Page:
Using aircraft to collect data of tropical cyclones
27 June 2011
The Observatory collaborates with the Government Flying Service (GFS) to use its fixed-wing aircraft for collecting meteorological data in the vicinity of Hong Kong. On 22 June when Tropical Storm Haima affected the northern part of the South China Sea, for the first time the fixed-wing aircraft flew near the centre of the storm, collecting unique data including wind and pressure up to 20 readings per second. Such data are helpful in determining the strength of the storm and supporting decision-making in the provision of public weather service.
Captain Eric Leung who took part in the flight said: "We are proud to be part of the team in investigating the intensity of the tropical cyclone. We are pleased to learn that the collected data had been useful to the Observatory in formulating the weather forecast."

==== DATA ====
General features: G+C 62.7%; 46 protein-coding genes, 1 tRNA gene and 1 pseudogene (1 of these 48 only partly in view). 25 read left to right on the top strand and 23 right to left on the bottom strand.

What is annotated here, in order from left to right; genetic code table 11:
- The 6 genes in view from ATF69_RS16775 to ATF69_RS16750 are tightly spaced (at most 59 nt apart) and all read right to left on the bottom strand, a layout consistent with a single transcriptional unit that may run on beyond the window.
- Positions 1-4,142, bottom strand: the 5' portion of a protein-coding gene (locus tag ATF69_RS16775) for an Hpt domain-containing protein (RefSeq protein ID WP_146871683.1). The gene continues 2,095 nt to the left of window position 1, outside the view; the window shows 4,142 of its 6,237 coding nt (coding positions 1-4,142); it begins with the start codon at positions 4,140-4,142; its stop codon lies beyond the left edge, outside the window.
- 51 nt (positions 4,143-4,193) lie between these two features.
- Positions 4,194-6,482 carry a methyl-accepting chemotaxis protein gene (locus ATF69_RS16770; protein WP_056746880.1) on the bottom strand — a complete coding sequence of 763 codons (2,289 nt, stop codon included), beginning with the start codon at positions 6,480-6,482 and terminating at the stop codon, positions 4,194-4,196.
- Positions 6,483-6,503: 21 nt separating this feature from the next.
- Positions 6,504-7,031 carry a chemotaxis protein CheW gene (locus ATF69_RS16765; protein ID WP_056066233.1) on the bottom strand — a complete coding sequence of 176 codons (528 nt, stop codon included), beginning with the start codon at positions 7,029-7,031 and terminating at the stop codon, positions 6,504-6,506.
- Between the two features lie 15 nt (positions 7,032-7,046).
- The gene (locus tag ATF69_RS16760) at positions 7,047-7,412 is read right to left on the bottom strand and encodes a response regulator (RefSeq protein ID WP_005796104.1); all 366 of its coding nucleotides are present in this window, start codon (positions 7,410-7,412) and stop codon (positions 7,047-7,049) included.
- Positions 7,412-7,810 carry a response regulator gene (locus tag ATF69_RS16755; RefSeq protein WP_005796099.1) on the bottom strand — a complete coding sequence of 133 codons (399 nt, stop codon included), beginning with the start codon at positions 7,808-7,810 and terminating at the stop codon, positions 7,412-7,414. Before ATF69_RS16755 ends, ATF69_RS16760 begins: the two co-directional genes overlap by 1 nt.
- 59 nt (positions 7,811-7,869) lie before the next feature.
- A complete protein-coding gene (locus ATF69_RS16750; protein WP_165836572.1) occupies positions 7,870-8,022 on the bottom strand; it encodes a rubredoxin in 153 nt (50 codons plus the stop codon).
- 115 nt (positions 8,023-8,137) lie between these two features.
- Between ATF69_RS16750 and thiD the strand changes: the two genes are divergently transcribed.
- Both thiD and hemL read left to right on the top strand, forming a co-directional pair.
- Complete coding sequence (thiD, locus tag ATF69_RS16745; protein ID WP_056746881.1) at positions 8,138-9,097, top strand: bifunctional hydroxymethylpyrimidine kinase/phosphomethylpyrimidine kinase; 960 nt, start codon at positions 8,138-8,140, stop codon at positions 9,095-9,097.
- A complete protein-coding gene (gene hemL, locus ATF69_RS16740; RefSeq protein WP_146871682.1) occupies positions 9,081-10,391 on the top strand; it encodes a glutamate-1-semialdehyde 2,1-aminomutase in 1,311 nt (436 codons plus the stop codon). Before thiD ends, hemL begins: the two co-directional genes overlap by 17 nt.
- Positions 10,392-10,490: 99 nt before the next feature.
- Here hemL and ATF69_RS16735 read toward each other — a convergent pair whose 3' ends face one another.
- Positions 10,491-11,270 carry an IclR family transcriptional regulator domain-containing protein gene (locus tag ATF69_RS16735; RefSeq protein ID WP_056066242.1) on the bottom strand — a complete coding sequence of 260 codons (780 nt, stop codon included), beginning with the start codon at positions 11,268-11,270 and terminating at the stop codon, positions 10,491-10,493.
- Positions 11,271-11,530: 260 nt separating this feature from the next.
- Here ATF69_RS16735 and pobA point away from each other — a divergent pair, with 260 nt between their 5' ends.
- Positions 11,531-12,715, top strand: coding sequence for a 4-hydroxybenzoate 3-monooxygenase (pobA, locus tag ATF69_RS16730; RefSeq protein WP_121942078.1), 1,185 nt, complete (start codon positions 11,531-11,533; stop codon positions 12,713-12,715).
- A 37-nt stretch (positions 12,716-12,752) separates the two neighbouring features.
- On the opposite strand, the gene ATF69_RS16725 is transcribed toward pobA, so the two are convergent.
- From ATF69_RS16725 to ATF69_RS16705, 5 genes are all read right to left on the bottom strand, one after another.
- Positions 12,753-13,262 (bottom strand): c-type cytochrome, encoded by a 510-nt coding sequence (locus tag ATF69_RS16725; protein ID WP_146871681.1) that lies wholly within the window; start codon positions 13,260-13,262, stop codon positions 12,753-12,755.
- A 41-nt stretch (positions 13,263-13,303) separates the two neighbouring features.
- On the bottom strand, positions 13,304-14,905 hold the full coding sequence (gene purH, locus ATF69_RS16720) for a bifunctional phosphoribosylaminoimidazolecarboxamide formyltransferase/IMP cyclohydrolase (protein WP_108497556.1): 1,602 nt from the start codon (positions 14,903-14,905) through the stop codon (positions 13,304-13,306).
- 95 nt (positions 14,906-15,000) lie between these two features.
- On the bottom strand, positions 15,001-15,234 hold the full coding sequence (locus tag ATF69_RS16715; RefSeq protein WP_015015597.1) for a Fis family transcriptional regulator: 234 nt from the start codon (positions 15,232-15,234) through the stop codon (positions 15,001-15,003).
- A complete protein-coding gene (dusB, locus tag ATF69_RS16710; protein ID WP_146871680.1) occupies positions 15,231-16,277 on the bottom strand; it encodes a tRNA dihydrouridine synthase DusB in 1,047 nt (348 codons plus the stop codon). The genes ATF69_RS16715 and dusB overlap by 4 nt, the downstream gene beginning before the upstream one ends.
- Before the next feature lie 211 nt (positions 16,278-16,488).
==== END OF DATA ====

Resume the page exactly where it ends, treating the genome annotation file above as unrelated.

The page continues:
The Observatory will continue to collaborate with GFS to collect meteorological data over the northern part of the South China Sea using aircraft, in order to fill in the data void in this region.
The flight path of the fixed-wing aircraft on 22 June (black lines), overlaid on the visible satellite imagery at on that day. It could be seen that the aircraft had once flown very close to the centre of Tropical Storm Haima.
The meteorological measuring system installed on the fixed-wing aircraft, with the inset showing the air data probe.